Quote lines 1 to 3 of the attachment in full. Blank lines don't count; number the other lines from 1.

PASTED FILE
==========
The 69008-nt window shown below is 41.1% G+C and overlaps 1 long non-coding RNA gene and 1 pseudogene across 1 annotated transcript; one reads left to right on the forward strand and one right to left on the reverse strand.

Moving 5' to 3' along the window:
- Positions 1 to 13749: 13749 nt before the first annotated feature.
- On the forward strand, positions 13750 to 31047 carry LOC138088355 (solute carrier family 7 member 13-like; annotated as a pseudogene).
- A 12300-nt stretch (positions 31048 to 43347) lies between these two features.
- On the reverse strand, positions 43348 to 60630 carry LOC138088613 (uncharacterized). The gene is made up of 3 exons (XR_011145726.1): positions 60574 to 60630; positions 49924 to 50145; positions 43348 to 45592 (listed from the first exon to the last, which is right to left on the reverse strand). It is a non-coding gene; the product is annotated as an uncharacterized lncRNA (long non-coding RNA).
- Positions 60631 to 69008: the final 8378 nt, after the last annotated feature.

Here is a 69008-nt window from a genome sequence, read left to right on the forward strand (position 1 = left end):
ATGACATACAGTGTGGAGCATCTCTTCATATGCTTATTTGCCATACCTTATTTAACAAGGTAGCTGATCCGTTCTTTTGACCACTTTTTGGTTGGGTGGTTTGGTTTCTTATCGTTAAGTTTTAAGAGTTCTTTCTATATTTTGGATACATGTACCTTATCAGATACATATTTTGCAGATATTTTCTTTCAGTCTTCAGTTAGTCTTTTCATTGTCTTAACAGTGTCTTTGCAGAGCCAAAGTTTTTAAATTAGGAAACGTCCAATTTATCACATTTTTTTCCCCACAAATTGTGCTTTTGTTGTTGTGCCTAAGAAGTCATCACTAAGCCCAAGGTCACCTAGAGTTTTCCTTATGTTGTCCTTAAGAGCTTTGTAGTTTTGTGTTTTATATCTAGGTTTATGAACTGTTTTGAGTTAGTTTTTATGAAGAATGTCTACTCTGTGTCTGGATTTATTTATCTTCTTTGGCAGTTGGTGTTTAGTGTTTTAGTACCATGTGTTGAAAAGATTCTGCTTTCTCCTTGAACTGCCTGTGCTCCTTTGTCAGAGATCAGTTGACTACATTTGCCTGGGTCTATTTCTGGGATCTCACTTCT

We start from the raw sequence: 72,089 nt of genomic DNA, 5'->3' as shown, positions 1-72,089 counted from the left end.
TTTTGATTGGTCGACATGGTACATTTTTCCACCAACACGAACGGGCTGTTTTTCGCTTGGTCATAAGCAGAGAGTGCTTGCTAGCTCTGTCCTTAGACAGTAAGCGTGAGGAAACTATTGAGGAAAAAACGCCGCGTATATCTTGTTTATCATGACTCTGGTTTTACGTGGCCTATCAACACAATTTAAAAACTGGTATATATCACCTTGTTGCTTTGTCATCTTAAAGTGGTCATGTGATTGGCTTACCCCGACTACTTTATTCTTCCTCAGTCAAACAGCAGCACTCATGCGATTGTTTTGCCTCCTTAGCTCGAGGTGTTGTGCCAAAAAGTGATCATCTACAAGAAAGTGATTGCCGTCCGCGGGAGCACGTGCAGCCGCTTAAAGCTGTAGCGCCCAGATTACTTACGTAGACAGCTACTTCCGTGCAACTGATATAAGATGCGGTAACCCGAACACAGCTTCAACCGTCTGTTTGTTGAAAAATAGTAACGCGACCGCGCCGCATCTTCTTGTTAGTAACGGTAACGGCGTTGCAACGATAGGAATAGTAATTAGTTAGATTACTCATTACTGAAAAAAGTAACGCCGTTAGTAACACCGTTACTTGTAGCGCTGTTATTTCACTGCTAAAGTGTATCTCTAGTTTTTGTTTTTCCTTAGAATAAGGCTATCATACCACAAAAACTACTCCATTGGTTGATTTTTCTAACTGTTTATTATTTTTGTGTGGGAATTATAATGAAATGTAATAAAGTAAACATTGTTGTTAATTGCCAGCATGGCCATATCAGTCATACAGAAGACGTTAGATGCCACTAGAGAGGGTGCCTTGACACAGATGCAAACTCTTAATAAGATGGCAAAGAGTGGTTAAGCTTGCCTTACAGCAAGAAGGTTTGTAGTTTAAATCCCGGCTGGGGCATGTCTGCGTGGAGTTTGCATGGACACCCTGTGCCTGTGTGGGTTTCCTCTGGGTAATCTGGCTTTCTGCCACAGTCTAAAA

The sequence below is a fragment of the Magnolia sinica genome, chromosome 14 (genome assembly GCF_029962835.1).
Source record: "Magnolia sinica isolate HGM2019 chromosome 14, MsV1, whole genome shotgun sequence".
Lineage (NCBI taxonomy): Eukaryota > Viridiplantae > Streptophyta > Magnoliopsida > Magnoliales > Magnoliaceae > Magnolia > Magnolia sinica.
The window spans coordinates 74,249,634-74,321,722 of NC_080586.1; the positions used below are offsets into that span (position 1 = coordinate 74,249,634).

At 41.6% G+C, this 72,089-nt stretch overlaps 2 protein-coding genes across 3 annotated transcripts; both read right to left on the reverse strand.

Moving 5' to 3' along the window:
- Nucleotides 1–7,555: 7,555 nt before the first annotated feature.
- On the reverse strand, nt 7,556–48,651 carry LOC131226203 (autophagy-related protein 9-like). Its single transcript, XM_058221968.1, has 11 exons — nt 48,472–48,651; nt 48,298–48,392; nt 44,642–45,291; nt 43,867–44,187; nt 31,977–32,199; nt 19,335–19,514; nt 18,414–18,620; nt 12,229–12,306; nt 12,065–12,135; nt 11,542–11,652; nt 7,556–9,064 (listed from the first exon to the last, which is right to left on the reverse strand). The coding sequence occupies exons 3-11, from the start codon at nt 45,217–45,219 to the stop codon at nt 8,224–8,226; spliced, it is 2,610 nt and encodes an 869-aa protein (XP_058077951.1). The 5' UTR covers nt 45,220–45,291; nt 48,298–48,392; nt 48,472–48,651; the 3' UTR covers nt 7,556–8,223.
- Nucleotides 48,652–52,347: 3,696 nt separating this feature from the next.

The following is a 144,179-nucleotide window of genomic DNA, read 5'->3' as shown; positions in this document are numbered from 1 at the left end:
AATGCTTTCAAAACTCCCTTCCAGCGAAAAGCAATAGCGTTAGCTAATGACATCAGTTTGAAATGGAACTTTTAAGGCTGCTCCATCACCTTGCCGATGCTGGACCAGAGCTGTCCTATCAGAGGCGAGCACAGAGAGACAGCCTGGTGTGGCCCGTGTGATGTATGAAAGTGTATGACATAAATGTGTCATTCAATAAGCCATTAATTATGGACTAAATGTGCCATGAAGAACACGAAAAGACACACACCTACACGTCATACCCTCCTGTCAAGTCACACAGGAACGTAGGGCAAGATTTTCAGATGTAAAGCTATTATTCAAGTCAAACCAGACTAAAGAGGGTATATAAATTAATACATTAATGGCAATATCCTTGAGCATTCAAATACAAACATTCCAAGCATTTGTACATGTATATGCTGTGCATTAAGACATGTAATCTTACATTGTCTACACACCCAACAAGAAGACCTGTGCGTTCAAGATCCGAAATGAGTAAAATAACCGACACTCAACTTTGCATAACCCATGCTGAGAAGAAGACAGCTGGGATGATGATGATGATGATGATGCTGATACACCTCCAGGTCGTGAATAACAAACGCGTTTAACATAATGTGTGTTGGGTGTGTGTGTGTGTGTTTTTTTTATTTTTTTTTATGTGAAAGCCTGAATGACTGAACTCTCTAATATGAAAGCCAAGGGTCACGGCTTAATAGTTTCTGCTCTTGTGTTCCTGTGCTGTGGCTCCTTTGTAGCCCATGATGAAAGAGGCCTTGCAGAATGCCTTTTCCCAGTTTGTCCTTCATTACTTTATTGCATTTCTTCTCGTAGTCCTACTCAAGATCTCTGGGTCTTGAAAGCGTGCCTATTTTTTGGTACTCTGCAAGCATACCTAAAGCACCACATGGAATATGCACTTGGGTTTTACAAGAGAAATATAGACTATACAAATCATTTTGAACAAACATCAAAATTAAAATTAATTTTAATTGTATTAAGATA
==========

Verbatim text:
The 69008-nt window shown below is 41.1% G+C and overlaps 1 long non-coding RNA gene and 1 pseudogene across 1 annotated transcript; one reads left to right on the forward strand and one right to left on the reverse strand.

Moving 5' to 3' along the window:
- Positions 1 to 13749: 13749 nt before the first annotated feature.